Real estate, like almost anything else, is worth only what someone will pay for it.
As this week’s sale of the Lucky Dragon shows, the shuttered resort wasn’t worth anything close to what its developer or lender pegged it at.
Don Ahern, chairman and chief executive of Las Vegas construction equipment firm Ahern Rentals, acquired the Lucky Dragon for $36 million on Monday, property records show.
Ahern, who bought the failed resort from lenders nearly six months after they foreclosed on the property, said he plans to reopen it as a nongaming hotel and turn the former casino building into conference and convention space. He also plans to change the name.
The Lucky Dragon, 300 W. Sahara Ave., will be remembered for its fast flameout and failed attempt to capitalize on a coveted slice of Las Vegas’ tourism market — Asian gamblers. It was the first hotel-casino built from the ground up in Las Vegas since the Great Recession, and it shut down less than two years after it opened.
The property was sealed off with chain-link fencing in early October, but several months before that, the developers pushed the Chinese-themed resort into bankruptcy. Two wildly different valuations were given in court filings.
Lucky Dragon developer Andrew Fonfa’s group, citing an appraisal, said the off-Strip property was worth $143 million. But project lender Snow Covered Capital, an entity linked to San Francisco developer Enrique Landa, said it obtained an appraisal that valued the property at $60 million.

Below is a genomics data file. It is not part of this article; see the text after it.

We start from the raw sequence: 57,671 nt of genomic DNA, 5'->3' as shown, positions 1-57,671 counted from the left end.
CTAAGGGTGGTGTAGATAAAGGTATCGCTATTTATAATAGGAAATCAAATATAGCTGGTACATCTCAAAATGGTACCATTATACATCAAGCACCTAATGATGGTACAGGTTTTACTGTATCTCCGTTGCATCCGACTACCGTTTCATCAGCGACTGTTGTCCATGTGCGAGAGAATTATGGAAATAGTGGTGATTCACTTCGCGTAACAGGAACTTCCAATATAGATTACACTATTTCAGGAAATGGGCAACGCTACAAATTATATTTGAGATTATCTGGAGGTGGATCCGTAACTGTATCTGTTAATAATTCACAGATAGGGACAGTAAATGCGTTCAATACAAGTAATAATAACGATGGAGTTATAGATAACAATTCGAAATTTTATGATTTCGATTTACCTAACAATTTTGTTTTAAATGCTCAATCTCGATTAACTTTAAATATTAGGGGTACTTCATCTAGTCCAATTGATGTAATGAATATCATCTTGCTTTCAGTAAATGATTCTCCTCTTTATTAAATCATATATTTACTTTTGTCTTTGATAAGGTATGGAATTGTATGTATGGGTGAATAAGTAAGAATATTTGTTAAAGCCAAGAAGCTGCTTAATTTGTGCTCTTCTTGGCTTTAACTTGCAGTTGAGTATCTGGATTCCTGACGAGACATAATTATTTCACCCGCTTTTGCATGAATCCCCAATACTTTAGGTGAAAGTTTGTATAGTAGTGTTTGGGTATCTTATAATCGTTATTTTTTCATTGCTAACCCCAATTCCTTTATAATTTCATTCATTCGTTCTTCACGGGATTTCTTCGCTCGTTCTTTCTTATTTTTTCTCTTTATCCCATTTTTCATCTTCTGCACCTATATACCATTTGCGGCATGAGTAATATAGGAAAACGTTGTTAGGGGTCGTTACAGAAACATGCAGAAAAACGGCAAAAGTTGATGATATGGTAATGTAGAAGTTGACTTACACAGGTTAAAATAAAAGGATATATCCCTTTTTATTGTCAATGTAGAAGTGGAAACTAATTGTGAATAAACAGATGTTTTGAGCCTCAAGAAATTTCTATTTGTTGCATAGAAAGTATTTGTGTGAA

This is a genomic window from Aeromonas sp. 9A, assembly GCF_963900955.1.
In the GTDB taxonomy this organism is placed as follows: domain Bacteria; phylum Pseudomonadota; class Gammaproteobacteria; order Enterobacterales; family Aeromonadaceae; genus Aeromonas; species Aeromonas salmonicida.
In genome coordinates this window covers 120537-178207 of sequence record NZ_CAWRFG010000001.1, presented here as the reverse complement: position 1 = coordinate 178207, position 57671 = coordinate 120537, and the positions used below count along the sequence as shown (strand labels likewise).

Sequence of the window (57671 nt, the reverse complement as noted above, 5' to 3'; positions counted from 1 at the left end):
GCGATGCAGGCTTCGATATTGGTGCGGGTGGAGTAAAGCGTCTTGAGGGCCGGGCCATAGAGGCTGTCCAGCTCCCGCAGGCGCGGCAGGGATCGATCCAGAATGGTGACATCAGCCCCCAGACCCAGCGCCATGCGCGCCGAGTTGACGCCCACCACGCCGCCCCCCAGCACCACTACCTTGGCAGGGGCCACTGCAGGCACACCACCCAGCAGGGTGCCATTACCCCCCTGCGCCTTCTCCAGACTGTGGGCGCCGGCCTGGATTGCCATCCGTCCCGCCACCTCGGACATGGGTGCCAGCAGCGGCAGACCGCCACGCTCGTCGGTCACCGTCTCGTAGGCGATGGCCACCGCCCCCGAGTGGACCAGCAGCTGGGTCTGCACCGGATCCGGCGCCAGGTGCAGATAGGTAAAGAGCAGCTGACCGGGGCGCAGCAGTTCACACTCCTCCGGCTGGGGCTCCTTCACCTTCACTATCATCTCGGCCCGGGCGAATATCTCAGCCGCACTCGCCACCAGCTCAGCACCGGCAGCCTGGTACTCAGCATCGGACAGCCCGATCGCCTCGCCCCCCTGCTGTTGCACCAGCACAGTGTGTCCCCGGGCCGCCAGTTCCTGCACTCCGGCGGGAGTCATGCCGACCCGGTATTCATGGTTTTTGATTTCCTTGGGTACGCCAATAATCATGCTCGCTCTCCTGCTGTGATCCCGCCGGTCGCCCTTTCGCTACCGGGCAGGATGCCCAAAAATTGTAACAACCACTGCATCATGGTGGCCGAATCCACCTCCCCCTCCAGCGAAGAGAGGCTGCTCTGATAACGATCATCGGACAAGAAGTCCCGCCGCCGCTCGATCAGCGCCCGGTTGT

The 203-room resort — cozy by Vegas standards — could get visitors who don’t want to stay in a massive hotel on the Strip. But foot traffic outside seemed minimal to nonexistent even when the Lucky Dragon was open, and without a business there generating revenue these days, Landa’s group ended up selling the property for the price of an apartment complex.
It wasn’t for lack of interest. Yours truly received numerous phone calls from people saying they wanted to buy the Lucky Dragon. Listing broker Michael Parks, a hotel-casino specialist with CBRE Group, said it drew “by far” the most interest of any property that he and broker John Knott, head of CBRE’s global gaming group, have ever tried to sell.
“It was crazy,” Parks said.
His team got calls from “everywhere,” but almost all of them came from “dreamers” with no chance of closing a deal, Parks said. As he described it, callers often couldn’t show proof of funds.
“It was bizarre,” he said.
We’ll find out soon enough whether Ahern ushers in a brighter future at the hotel. He can only hope it doesn’t end a few years from now with a parade of wannabe buyers with empty pockets saying they want it next.